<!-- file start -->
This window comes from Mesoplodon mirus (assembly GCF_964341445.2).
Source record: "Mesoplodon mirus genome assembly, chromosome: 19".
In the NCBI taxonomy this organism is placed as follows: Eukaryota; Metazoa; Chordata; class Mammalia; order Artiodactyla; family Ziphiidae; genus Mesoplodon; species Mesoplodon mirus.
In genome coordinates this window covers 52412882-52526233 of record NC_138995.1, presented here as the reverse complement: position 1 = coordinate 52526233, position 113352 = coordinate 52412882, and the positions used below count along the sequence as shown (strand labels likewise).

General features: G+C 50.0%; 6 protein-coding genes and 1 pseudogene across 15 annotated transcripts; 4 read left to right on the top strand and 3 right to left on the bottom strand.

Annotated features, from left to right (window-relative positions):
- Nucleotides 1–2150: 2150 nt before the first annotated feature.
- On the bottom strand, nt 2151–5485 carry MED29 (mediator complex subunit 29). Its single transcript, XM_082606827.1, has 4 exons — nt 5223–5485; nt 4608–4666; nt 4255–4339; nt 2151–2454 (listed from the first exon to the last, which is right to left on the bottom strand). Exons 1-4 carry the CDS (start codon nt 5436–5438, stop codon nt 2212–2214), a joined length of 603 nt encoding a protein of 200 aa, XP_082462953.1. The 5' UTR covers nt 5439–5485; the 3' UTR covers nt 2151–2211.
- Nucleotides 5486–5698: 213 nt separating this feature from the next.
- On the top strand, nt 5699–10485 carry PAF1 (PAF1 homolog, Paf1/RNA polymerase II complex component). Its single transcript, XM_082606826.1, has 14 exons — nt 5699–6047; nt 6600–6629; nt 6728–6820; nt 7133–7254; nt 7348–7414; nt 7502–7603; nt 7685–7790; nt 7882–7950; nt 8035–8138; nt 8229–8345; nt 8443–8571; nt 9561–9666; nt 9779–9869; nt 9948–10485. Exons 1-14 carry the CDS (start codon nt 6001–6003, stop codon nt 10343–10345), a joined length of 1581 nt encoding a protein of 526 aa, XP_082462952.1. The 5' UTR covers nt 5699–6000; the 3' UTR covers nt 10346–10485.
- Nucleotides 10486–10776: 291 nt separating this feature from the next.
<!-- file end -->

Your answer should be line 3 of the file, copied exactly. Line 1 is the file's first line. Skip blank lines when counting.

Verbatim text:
In the NCBI taxonomy this organism is placed as follows: Eukaryota; Metazoa; Chordata; class Mammalia; order Artiodactyla; family Ziphiidae; genus Mesoplodon; species Mesoplodon mirus.